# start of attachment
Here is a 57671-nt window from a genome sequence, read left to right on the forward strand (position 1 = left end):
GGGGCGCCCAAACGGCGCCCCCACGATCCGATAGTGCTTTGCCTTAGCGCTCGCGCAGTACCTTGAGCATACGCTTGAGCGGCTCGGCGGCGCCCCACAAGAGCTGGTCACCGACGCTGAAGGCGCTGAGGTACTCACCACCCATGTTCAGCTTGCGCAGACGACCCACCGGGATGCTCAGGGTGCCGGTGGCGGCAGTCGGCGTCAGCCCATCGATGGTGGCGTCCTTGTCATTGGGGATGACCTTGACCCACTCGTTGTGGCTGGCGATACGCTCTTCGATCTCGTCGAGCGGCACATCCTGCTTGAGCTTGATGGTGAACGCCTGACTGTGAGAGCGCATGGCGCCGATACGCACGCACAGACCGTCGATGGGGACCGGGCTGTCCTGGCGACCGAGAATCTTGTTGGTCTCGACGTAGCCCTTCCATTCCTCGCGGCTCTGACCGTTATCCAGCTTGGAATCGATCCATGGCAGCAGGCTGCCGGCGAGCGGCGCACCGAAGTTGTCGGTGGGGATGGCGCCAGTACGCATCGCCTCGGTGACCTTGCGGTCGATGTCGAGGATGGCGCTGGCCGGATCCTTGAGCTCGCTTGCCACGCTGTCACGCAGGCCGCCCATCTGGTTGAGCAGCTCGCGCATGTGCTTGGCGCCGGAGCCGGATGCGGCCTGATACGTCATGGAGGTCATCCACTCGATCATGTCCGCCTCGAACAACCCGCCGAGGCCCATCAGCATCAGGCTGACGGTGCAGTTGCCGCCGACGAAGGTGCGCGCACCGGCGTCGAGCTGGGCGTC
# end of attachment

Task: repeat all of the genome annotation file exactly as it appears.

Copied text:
Here is a 57671-nt window from a genome sequence, read left to right on the forward strand (position 1 = left end):
GGGGCGCCCAAACGGCGCCCCCACGATCCGATAGTGCTTTGCCTTAGCGCTCGCGCAGTACCTTGAGCATACGCTTGAGCGGCTCGGCGGCGCCCCACAAGAGCTGGTCACCGACGCTGAAGGCGCTGAGGTACTCACCACCCATGTTCAGCTTGCGCAGACGACCCACCGGGATGCTCAGGGTGCCGGTGGCGGCAGTCGGCGTCAGCCCATCGATGGTGGCGTCCTTGTCATTGGGGATGACCTTGACCCACTCGTTGTGGCTGGCGATACGCTCTTCGATCTCGTCGAGCGGCACATCCTGCTTGAGCTTGATGGTGAACGCCTGACTGTGAGAGCGCATGGCGCCGATACGCACGCACAGACCGTCGATGGGGACCGGGCTGTCCTGGCGACCGAGAATCTTGTTGGTCTCGACGTAGCCCTTCCATTCCTCGCGGCTCTGACCGTTATCCAGCTTGGAATCGATCCATGGCAGCAGGCTGCCGGCGAGCGGCGCACCGAAGTTGTCGGTGGGGATGGCGCCAGTACGCATCGCCTCGGTGACCTTGCGGTCGATGTCGAGGATGGCGCTGGCCGGATCCTTGAGCTCGCTTGCCACGCTGTCACGCAGGCCGCCCATCTGGTTGAGCAGCTCGCGCATGTGCTTGGCGCCGGAGCCGGATGCGGCCTGATACGTCATGGAGGTCATCCACTCGATCATGTCCGCCTCGAACAACCCGCCGAGGCCCATCAGCATCAGGCTGACGGTGCAGTTGCCGCCGACGAAGGTGCGCGCACCGGCGTCGAGCTGGGCGTC